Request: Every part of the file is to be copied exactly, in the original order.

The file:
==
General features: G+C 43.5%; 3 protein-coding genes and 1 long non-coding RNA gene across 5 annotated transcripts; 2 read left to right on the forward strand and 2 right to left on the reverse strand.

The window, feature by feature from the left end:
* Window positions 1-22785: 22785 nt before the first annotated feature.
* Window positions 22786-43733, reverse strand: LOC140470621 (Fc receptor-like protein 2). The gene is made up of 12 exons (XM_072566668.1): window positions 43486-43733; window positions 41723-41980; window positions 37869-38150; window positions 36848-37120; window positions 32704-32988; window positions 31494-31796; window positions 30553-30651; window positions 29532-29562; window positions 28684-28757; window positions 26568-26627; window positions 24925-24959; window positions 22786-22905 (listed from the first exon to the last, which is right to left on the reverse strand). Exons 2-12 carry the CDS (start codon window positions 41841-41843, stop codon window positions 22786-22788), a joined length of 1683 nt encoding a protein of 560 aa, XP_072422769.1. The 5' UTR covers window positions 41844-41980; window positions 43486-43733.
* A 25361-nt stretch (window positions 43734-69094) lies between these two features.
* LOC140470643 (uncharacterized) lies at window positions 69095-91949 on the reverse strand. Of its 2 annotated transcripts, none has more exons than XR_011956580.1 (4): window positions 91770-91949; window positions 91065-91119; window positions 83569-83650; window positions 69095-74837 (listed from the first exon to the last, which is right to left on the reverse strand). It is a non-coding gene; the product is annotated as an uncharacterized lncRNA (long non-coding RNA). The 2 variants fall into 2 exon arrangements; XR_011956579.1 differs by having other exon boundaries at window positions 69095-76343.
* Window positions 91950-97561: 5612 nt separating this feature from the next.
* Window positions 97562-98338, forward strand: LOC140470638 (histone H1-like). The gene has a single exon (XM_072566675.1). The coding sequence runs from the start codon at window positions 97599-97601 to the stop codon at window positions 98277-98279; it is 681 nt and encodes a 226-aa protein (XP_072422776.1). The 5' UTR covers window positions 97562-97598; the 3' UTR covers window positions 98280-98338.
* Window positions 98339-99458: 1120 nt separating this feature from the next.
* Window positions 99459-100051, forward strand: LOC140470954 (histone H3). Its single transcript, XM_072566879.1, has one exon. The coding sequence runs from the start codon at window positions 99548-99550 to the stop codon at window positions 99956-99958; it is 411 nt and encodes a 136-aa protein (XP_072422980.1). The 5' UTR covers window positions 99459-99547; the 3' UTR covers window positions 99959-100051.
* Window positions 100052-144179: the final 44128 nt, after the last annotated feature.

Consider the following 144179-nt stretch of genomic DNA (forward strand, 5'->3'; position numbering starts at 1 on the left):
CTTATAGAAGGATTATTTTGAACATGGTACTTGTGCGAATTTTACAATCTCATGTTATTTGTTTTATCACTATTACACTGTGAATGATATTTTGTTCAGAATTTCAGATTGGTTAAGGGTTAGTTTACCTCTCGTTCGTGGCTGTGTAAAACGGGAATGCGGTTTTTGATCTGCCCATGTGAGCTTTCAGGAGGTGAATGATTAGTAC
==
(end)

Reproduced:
General features: G+C 43.5%; 3 protein-coding genes and 1 long non-coding RNA gene across 5 annotated transcripts; 2 read left to right on the forward strand and 2 right to left on the reverse strand.

The window, feature by feature from the left end:
* Window positions 1-22785: 22785 nt before the first annotated feature.
* Window positions 22786-43733, reverse strand: LOC140470621 (Fc receptor-like protein 2). The gene is made up of 12 exons (XM_072566668.1): window positions 43486-43733; window positions 41723-41980; window positions 37869-38150; window positions 36848-37120; window positions 32704-32988; window positions 31494-31796; window positions 30553-30651; window positions 29532-29562; window positions 28684-28757; window positions 26568-26627; window positions 24925-24959; window positions 22786-22905 (listed from the first exon to the last, which is right to left on the reverse strand). Exons 2-12 carry the CDS (start codon window positions 41841-41843, stop codon window positions 22786-22788), a joined length of 1683 nt encoding a protein of 560 aa, XP_072422769.1. The 5' UTR covers window positions 41844-41980; window positions 43486-43733.
* A 25361-nt stretch (window positions 43734-69094) lies between these two features.
* LOC140470643 (uncharacterized) lies at window positions 69095-91949 on the reverse strand. Of its 2 annotated transcripts, none has more exons than XR_011956580.1 (4): window positions 91770-91949; window positions 91065-91119; window positions 83569-83650; window positions 69095-74837 (listed from the first exon to the last, which is right to left on the reverse strand). It is a non-coding gene; the product is annotated as an uncharacterized lncRNA (long non-coding RNA). The 2 variants fall into 2 exon arrangements; XR_011956579.1 differs by having other exon boundaries at window positions 69095-76343.
* Window positions 91950-97561: 5612 nt separating this feature from the next.
* Window positions 97562-98338, forward strand: LOC140470638 (histone H1-like). The gene has a single exon (XM_072566675.1). The coding sequence runs from the start codon at window positions 97599-97601 to the stop codon at window positions 98277-98279; it is 681 nt and encodes a 226-aa protein (XP_072422776.1). The 5' UTR covers window positions 97562-97598; the 3' UTR covers window positions 98280-98338.
* Window positions 98339-99458: 1120 nt separating this feature from the next.
* Window positions 99459-100051, forward strand: LOC140470954 (histone H3). Its single transcript, XM_072566879.1, has one exon. The coding sequence runs from the start codon at window positions 99548-99550 to the stop codon at window positions 99956-99958; it is 411 nt and encodes a 136-aa protein (XP_072422980.1). The 5' UTR covers window positions 99459-99547; the 3' UTR covers window positions 99959-100051.
* Window positions 100052-144179: the final 44128 nt, after the last annotated feature.

Consider the following 144179-nt stretch of genomic DNA (forward strand, 5'->3'; position numbering starts at 1 on the left):
CTTATAGAAGGATTATTTTGAACATGGTACTTGTGCGAATTTTACAATCTCATGTTATTTGTTTTATCACTATTACACTGTGAATGATATTTTGTTCAGAATTTCAGATTGGTTAAGGGTTAGTTTACCTCTCGTTCGTGGCTGTGTAAAACGGGAATGCGGTTTTTGATCTGCCCATGTGAGCTTTCAGGAGGTGAATGATTAGTAC